Yom HaShoah veHagvurah: we remember

Yom HaShoah veHagvurah ceremony: Rabbi Asher Deren places a cut-out butterfly at the memorial statue, a new initiative to include third-generation survivors

By Craig Nudelman 

“To forget (the Holocaust) would be not only dangerous but offensive; to forget the dead would be akin to killing them a second time.” — Elie Wiesel. 

On Thursday 28 April at Pinelands Jewish Cemetery No 2, the annual Yom HaShoah veHagvurah ceremony was held, commemorating the 6 million Jews who perished during the Holocaust at the hands of the Nazis and their collaborators. Over 600 guests attended, including first, second and third-generation survivors; members of our community and religious leaders; fellow interfaith and intercommunity leaders; senior officials of the SA armed forces; and, government officials and diplomats. 

Setting the tone for the ceremony, Ariella Barnett sang a moving rendition of Vi Ahin Zol Ich Geyn, the lyrics of which are as follows: Where shall I go, who can answer me? Where shall I go, since all the doors are closed — an appropriate song that speaks of the plight of the Jewish people for centuries, and the millions of refugees around the world searching for a home of their own. Together with the Herzlia Vocal Ensemble’s performance of Eli Eli and Herzlia learner Simon Karon’s guitar rendition of Papirosen, these poignant songs of hope and despair ensured that the people gathered were certain never to forget the horrors of the Holocaust.

Isaac Habib wrote and read his poem in Ladino, The Final Episode. The imagery describes the forced removal of the Jewish community in Rhodes — once so peaceful and calm — to the horrors of Auschwitz-Birkenau. 

Dr Veronica Belling read A Jewish Child by Chana Kheytin, a poem written in the Shavli ghetto in Lithuania in 1943, that details actions parents were forced to take to save their children from their untimely deaths. A parent’s sacrifice to save their children was echoed by second-generation survivor Michal Roozendal, whose parents left him outside a police station so that he would be spared from Nazi persecution, and who was later placed in a Dutch orphanage. This while his parents hid in a small room concealed behind a cupboard for three years. Too emotional to read his message himself, he asked Gwynne Robins to read it. He spoke too of the terrible fighting in Ukraine and the hatred that it has exposed. His simple message, “we do not need tanks, but rather we need to help people in need”. 

Deputy Ambassador of Israel, Hila Rose Fridman, told of her grandfather who was born in Poland. His Aryan appearance allowed him to get a fake Polish identity card, and he lived in hiding for the duration of the German occupation of Poland. At the end of World War II, he was reunited with his mother and little brother in Germany and left for what would become the State of Israel. Ms Rose Fridman, as a third-generation Holocaust survivor, was able to hear these stories directly from her grandfather and will continue to relay them, as hard as they are to tell, to her children and generations to come.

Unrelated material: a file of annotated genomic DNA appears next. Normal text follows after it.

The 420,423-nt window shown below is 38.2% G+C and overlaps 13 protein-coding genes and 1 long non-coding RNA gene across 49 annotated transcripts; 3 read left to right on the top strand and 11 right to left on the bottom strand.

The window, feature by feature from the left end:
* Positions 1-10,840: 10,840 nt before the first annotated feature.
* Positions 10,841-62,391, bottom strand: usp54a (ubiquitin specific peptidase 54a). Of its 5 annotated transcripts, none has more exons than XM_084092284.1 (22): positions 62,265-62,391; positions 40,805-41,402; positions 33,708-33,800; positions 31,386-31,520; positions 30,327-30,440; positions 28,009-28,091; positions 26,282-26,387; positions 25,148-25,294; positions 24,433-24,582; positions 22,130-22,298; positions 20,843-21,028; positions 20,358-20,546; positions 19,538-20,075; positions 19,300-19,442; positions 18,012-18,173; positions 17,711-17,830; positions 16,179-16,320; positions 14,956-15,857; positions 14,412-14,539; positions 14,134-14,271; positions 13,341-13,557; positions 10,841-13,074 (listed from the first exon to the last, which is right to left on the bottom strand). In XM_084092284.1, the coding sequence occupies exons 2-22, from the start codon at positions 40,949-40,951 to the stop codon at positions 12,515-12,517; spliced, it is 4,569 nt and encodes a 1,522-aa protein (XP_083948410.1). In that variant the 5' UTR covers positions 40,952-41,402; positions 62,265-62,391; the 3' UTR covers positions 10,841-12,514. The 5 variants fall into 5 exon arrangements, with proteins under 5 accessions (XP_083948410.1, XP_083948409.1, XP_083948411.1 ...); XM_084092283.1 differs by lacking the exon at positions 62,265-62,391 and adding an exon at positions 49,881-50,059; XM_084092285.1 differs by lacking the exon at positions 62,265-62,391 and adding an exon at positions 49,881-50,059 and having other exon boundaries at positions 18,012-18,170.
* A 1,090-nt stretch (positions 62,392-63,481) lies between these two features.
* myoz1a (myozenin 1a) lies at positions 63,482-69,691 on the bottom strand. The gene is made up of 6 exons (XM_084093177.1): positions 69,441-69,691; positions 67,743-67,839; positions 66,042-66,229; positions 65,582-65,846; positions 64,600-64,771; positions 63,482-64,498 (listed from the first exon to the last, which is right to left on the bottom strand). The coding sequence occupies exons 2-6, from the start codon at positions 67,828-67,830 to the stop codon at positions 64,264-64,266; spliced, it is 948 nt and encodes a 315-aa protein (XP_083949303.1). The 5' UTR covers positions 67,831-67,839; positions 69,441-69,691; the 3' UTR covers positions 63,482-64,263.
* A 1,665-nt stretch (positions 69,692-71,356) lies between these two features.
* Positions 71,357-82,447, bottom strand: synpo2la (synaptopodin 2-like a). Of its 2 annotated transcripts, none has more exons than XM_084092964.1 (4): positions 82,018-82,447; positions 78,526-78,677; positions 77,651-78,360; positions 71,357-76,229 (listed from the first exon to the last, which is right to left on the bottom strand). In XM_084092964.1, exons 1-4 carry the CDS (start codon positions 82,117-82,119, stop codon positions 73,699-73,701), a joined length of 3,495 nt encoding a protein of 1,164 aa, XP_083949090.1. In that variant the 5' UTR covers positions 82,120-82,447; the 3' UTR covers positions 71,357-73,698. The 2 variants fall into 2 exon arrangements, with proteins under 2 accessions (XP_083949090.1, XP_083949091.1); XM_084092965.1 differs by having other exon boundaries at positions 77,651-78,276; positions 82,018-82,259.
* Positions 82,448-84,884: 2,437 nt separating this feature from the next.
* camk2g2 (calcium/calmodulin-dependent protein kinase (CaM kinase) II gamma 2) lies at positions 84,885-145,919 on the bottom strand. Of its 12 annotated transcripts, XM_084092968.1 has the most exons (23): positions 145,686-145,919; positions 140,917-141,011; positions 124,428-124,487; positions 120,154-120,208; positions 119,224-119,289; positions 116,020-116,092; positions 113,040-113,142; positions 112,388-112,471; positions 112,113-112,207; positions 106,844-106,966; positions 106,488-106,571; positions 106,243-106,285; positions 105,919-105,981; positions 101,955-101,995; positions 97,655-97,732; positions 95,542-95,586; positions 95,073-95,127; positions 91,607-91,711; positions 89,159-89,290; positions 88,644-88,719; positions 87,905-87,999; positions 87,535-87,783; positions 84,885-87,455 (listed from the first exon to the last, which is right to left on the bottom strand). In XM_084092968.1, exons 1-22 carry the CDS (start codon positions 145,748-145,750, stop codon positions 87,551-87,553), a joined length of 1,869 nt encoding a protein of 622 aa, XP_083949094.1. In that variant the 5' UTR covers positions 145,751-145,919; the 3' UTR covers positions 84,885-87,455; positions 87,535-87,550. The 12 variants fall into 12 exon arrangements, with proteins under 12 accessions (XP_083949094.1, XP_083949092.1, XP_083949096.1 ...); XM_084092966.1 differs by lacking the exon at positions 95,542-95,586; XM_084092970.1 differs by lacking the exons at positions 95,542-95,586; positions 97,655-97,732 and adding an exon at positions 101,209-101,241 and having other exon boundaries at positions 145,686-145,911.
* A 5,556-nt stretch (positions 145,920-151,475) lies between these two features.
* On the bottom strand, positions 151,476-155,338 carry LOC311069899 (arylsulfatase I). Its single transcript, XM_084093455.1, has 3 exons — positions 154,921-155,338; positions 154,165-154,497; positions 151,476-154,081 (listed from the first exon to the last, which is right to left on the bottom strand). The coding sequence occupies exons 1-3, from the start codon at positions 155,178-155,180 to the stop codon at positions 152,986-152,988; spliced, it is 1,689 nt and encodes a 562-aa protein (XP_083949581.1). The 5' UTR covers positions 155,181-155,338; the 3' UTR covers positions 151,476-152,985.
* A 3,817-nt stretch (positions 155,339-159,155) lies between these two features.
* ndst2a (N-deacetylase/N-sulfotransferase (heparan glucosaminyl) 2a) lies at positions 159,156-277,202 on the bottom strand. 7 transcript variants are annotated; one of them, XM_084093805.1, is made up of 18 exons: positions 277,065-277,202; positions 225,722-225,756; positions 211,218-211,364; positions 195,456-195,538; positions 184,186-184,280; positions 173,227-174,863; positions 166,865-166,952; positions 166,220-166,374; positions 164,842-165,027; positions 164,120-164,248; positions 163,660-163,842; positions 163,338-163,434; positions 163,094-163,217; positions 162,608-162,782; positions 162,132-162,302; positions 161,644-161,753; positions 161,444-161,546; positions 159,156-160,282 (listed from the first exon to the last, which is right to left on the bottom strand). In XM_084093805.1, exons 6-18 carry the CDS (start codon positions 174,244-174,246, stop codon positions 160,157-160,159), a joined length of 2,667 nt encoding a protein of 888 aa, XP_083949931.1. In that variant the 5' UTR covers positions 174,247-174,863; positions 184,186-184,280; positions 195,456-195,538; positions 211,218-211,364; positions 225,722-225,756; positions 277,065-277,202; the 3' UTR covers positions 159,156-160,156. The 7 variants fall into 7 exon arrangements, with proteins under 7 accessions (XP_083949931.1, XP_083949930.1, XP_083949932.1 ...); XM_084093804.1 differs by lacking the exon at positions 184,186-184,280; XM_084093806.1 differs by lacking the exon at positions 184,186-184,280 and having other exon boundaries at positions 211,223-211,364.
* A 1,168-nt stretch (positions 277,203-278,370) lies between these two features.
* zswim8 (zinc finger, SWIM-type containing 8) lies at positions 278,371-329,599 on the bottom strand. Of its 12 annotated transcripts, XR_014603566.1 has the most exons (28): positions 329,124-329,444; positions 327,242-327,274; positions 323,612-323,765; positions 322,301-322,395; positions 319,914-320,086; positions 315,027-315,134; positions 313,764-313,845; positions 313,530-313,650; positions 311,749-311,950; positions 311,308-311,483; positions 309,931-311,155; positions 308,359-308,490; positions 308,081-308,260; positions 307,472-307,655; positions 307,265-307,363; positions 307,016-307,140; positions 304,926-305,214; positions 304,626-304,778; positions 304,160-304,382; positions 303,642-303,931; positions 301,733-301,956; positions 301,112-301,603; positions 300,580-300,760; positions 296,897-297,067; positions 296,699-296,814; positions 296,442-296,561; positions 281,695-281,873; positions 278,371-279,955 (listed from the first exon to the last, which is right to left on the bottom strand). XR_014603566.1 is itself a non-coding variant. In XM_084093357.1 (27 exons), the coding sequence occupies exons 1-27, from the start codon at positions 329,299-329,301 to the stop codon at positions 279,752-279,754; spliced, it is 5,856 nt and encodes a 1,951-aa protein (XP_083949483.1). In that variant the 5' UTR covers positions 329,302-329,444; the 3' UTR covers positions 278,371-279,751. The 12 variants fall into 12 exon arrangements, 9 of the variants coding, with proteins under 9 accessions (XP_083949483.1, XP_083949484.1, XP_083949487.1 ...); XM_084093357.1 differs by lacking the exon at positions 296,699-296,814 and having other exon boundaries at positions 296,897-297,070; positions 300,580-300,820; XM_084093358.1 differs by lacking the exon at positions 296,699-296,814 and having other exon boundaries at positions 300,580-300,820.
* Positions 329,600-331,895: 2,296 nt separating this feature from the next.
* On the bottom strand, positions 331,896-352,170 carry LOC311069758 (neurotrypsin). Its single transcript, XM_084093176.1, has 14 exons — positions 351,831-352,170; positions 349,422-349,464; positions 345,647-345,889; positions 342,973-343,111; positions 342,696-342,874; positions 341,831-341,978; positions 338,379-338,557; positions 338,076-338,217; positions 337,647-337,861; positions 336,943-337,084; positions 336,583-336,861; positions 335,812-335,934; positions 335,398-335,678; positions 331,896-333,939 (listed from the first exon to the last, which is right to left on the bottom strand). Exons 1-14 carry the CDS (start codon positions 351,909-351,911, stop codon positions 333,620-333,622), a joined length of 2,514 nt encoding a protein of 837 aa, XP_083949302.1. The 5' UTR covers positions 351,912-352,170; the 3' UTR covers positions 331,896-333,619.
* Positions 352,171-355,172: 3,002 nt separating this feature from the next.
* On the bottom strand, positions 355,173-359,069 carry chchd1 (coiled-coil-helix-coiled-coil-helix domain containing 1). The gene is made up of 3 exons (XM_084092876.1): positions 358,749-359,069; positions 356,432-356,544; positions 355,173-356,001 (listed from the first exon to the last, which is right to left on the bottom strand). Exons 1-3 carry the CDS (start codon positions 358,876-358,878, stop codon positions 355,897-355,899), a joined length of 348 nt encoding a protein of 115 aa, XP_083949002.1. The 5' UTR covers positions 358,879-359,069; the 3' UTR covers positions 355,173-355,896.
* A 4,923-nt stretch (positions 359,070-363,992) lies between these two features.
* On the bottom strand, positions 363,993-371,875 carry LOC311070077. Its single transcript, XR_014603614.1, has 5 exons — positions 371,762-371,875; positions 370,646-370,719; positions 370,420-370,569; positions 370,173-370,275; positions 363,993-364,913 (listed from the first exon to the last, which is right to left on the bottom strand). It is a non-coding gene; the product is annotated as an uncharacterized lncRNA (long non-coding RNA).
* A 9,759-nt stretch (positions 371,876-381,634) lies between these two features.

After the placing of pebbles at the memorial statues, where people were given the opportunity to write messages pertinent to never forgetting, survivors and their children and grandchildren kindled the lights, signifying that the memory of their loved ones will never fade. This year the Cape SAJBD and the Cape Town Holocaust and Genocide Centre began a new initiative to include third-generation survivors in the ceremony. They placed cut-out butterflies by the memorial, while members of the Herzlia SLC read Pavel Friedman’s poem, I never saw another butterfly. This was especially apt a day after South Africans celebrated Freedom Day, where we celebrate the adoption of a new constitutional dispensation based on equality, human dignity and freedom for all — rights we are reminded never to take for granted. 

We must also remember to commemorate those who fought against Nazi and antisemitic oppression during the Holocaust. The stirring words of the Partisan Song — that we will continue to fight for our survival — were sung by the Cape Town Hebrew Congregation’s choir and Cantor Choni Goldman. We also had an address by Chief Rabbi Dr Warren Goldstein who spoke of heroism, expressed not only by guns and bullets but also by faith and determination. He stated that many Jews’ unbroken belief in Hashem in the face of the Holocaust was a sign of immense courage. 

The laying of the wreaths by Jewish ex-servicemen and members of the South African armed forces further celebrated this fighting spirit; powerful reminders of the sacrifices made by Jewish and non-Jewish South Africans who fought during the Second World War.

As with all ceremonies where we remember those who are no longer with us, Rabbi Greg Alexander recited the communal Kaddish. The symbolism of saying Kaddish, where we never mention death or dying but rather state our dedication to the greatness of G-d, give all who have lost a loved one a community to assist us in our mourning.  

With the moving songs and poems, the emotional accounts of survivors, and the memorialisation of the victims and heroes of the Holocaust, we thank all those who participated and attended to help make this event successful. As said by the Cape SAJBD’s Chairperson, Tzvi Brivik, “May we never see another tragedy like the Holocaust taking place. We will always remember, so the world will never forget.”

Cape SA Jewish Board of Deputies website: www.capesajbd.org, Instagram, and Facebook page.

• Published in the PDF edition of the June 2022 issue – Click here to read it.

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